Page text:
While many retail destinations are focused on Chinese tourists, other influential nationalities are also emerging. McArthurGlen notes the rise of a more middle-class demographic in Latin America and the Caribbean and Asia-Pacific, giving rise to increased tourism in Europe. It has also seen a re-emergence of Russians tourists in the past year, and demand from parts of South-East Asia is anticipated to grow, with Indonesia emerging in particular. India is also a growing market with global tourism spend set to expand rapidly.
Sharp-Paul concurs: “India has become ever-more visible. During 2017, Indian global shopper spend increased by 23%, and 15% of transactions were over €5,000, versus 5% of Chinese. We see India to be a significant global player going forward, aided by its vast population, expanding economy and rising middle classes.”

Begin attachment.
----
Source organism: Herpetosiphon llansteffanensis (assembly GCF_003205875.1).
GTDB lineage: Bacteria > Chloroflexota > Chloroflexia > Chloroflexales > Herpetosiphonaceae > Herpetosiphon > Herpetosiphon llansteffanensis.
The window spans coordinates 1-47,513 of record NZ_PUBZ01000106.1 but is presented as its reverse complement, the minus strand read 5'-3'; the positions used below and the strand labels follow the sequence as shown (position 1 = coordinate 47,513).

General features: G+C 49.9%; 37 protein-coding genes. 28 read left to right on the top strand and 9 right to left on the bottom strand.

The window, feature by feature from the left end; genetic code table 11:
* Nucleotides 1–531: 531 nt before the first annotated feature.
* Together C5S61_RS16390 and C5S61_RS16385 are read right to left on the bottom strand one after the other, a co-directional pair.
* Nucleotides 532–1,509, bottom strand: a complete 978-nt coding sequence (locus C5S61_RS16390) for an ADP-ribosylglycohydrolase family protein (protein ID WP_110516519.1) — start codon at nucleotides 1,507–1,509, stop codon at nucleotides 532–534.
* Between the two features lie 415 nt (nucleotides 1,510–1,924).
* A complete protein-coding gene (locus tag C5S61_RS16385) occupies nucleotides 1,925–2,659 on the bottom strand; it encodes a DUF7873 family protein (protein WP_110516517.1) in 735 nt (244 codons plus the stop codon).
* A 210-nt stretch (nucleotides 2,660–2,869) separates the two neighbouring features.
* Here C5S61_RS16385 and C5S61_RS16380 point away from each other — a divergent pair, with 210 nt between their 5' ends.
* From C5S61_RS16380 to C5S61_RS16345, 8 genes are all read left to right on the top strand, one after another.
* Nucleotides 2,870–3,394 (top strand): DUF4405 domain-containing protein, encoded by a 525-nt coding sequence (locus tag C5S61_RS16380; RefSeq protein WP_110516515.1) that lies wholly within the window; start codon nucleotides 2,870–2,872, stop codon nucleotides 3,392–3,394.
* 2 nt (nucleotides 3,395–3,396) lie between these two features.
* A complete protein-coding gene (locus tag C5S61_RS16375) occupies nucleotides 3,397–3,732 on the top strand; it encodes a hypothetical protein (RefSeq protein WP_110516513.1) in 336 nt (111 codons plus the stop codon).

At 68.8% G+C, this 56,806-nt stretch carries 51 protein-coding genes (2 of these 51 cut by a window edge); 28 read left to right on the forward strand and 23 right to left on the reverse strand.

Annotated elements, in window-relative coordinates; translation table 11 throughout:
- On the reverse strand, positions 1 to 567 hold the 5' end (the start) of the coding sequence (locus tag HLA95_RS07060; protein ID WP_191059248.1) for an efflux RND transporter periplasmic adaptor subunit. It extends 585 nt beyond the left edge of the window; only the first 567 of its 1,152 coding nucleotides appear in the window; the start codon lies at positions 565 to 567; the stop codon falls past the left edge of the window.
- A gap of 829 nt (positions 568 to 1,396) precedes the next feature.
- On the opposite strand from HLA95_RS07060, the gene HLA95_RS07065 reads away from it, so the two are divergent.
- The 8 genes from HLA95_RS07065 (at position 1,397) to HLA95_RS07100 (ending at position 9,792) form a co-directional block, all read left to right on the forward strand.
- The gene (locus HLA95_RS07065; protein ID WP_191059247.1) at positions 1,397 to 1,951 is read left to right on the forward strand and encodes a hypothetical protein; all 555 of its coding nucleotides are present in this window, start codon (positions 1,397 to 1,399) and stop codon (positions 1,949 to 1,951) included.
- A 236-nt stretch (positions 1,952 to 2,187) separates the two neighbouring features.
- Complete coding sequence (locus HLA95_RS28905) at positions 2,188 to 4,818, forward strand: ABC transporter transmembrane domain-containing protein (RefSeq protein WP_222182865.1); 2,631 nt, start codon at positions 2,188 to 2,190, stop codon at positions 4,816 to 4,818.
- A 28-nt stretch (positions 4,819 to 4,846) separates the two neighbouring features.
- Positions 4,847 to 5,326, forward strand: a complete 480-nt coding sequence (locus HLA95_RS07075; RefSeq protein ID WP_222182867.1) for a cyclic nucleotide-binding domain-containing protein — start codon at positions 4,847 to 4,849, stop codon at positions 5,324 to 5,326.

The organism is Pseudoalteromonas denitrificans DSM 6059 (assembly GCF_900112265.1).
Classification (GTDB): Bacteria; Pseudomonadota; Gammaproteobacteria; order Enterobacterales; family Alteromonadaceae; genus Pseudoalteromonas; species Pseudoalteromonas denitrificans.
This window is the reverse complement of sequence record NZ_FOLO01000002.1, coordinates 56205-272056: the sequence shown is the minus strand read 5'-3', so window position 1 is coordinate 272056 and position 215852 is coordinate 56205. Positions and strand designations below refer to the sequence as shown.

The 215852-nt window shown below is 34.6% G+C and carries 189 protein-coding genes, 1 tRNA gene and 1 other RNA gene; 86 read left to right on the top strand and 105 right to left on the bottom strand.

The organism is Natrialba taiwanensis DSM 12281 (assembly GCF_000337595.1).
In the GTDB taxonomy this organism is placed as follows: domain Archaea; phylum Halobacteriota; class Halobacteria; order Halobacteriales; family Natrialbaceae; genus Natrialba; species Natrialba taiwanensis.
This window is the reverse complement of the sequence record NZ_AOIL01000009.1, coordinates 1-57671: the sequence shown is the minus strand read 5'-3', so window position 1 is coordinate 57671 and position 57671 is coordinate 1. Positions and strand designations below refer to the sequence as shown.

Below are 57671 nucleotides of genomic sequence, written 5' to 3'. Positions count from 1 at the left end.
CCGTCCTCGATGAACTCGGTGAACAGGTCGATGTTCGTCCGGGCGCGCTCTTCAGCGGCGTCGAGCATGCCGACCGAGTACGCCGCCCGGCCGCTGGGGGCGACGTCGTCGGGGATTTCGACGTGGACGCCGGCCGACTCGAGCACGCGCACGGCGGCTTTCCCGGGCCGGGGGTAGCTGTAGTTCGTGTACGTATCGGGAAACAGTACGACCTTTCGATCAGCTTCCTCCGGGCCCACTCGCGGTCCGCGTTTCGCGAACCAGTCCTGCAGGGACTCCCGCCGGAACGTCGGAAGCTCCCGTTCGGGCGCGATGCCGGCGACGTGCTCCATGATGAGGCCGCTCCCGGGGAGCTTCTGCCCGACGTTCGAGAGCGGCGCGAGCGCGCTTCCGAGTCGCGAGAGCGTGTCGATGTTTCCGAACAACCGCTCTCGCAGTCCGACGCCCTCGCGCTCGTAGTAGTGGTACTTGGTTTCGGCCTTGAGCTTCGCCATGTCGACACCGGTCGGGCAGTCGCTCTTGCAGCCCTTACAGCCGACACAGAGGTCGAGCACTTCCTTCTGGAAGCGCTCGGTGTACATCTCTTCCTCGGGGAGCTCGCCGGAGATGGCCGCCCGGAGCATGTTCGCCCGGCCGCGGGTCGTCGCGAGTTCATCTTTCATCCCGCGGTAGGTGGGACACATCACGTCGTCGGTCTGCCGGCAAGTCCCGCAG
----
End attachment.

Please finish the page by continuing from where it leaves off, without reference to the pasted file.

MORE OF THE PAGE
Similarly, Haoran Wu, research analyst at TH Real Estate, points out that while tour groups have dominated China’s travel industry for decades, in recent years there has been a rise in independent travellers. “Many of them have been to the global gateway cities before and are willing to explore new destinations,” he says. “There are some dark-horse destinations gaining great attention, with Morocco, Turkey and Tunisia the top three fastest growth markets in tourist numbers in 2017. We believe destinations that work hard to market experiences will benefit from this emerging trend.”
Yet the traditional destinations remain dominant. Paris, London and Milan remain the top three shopping cities in Europe, capturing over half of the tax-free sales on the continent.
“While the retail sales attributed to local residents have been growing at low single-digit rates over the last decade, the growth from non-EU tourists has been markedly higher,” says Wu.